Each year the Tax Foundation, a nonprofit organization based in Washington, D.C., publishes its calculation of what it calls Tax Freedom Day. Tax Freedom Day is the day on which, if you were to give every dollar you had earned since January 1 to the government, you would finally have paid all of your income taxes and the rest of the money you earn would be yours to do with as you see fit.
The official Tax Freedom Day this year, based on the average taxpayer paying federal and state income taxes, was May 3, 2001. The actual Tax Freedom Day varies by state, since each state has different rules and rates for income tax, and the state in which you live can affect the federal taxes that you pay as well.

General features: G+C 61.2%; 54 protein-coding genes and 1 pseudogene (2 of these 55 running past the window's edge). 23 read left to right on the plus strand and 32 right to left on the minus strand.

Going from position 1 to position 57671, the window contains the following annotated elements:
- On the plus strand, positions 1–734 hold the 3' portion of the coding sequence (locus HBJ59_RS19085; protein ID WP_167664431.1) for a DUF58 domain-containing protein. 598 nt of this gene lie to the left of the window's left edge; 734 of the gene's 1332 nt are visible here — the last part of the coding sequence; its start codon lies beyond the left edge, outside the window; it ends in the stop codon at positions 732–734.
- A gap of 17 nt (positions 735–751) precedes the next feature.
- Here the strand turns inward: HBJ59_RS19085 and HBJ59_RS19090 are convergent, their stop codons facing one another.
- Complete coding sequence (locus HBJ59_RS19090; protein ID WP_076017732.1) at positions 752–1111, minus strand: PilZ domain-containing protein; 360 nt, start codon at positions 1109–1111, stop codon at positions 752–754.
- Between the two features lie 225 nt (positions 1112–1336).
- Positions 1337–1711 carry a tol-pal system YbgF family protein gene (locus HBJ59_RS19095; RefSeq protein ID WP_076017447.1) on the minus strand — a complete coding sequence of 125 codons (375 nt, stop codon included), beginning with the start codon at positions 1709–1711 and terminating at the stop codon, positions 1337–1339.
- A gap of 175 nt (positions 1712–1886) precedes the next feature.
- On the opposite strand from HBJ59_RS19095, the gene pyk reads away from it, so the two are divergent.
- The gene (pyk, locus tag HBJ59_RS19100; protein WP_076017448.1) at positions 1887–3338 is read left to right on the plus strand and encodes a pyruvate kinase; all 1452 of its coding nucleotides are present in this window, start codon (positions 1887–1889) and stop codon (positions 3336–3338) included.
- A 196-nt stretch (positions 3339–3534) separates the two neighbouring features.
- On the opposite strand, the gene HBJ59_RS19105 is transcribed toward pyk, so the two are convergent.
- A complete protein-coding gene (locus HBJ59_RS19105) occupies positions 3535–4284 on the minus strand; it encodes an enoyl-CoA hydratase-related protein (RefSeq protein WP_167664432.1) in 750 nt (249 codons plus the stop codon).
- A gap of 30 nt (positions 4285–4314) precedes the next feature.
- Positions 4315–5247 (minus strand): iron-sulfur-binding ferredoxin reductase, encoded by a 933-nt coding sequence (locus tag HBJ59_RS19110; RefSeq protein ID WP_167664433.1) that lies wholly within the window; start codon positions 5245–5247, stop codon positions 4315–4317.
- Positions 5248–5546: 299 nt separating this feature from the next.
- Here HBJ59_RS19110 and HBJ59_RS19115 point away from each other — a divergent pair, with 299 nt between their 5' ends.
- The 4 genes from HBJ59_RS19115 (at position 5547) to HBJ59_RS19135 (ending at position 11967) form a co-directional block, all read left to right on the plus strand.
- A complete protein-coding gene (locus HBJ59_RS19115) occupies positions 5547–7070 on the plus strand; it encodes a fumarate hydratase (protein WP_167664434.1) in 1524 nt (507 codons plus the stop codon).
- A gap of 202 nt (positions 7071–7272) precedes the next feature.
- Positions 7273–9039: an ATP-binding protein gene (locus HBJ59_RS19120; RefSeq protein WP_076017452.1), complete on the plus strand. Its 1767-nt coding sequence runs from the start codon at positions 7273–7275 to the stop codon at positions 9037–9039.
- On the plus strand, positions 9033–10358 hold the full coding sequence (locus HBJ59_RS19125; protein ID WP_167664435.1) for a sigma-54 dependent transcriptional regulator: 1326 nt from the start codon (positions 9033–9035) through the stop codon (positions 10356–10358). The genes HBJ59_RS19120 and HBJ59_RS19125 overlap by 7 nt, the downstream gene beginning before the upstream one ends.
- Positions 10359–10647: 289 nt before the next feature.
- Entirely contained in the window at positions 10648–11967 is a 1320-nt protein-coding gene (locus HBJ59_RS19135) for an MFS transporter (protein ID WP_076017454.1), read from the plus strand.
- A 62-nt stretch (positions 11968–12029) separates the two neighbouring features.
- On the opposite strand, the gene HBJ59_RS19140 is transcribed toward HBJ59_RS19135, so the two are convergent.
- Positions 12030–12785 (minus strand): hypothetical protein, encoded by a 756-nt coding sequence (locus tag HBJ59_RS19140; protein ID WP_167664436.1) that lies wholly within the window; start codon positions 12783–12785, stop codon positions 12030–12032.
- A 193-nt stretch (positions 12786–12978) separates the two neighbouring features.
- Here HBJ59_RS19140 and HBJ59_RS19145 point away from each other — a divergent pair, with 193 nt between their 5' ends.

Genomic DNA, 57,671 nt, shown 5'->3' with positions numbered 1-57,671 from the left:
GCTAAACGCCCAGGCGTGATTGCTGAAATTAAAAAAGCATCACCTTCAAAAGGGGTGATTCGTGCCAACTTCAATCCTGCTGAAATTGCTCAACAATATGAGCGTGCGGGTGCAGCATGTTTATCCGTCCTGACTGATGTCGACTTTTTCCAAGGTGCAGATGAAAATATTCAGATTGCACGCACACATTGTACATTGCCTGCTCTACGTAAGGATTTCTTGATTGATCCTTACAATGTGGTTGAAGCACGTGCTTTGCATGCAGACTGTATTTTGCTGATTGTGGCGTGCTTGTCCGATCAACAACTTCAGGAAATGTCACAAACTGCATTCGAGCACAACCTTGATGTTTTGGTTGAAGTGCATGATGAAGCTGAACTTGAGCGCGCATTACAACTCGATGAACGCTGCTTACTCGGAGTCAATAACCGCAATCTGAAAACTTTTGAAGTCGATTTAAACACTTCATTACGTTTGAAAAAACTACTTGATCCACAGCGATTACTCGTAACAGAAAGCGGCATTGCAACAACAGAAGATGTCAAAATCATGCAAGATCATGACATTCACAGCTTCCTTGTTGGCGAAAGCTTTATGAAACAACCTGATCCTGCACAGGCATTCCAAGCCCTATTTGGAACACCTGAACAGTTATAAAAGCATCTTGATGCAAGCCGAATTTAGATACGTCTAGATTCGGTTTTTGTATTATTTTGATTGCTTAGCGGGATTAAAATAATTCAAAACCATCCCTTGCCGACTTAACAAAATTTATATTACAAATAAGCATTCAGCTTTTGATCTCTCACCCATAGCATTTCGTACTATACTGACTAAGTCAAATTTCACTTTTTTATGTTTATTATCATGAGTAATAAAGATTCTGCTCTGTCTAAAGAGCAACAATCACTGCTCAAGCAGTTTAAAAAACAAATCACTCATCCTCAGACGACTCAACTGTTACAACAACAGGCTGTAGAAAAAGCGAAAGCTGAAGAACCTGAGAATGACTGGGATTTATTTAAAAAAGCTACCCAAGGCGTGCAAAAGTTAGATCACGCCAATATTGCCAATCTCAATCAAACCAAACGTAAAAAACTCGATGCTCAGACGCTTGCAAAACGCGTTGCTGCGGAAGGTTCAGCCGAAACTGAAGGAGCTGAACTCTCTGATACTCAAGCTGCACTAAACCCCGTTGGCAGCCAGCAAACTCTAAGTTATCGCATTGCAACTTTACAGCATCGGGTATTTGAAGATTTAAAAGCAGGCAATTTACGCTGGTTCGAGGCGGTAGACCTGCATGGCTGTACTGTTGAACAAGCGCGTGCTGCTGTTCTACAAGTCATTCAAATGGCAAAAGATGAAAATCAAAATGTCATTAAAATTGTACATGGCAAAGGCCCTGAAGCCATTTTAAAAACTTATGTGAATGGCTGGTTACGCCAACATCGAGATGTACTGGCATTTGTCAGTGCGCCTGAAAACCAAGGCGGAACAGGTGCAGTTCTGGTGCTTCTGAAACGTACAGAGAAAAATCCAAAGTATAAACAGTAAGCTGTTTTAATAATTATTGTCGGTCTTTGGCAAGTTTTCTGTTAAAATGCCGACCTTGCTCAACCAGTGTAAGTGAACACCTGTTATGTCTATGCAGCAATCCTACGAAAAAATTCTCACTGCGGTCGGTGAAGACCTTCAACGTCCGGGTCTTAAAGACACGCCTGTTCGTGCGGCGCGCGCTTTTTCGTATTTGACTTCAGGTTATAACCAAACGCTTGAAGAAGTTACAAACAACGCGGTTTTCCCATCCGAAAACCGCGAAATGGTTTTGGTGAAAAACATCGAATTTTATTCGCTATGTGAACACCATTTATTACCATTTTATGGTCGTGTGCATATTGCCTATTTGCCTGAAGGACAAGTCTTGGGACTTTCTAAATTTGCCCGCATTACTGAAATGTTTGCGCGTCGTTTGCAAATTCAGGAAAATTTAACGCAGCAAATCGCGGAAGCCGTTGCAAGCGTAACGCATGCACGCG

Connecticut, for example, has the highest state income tax burden in the country and as a result won't celebrate Tax Freedom Day 2001 until May 25. Residents of other states have already passed their Tax Freedom Day. Check to see when you can call your income your own on the Tax Freedom Day by State chart.
At the Tax Foundation's Web site you can study a breakdown of how tax dollars are spent and how many days you must work to pay for each facet of the federal budget.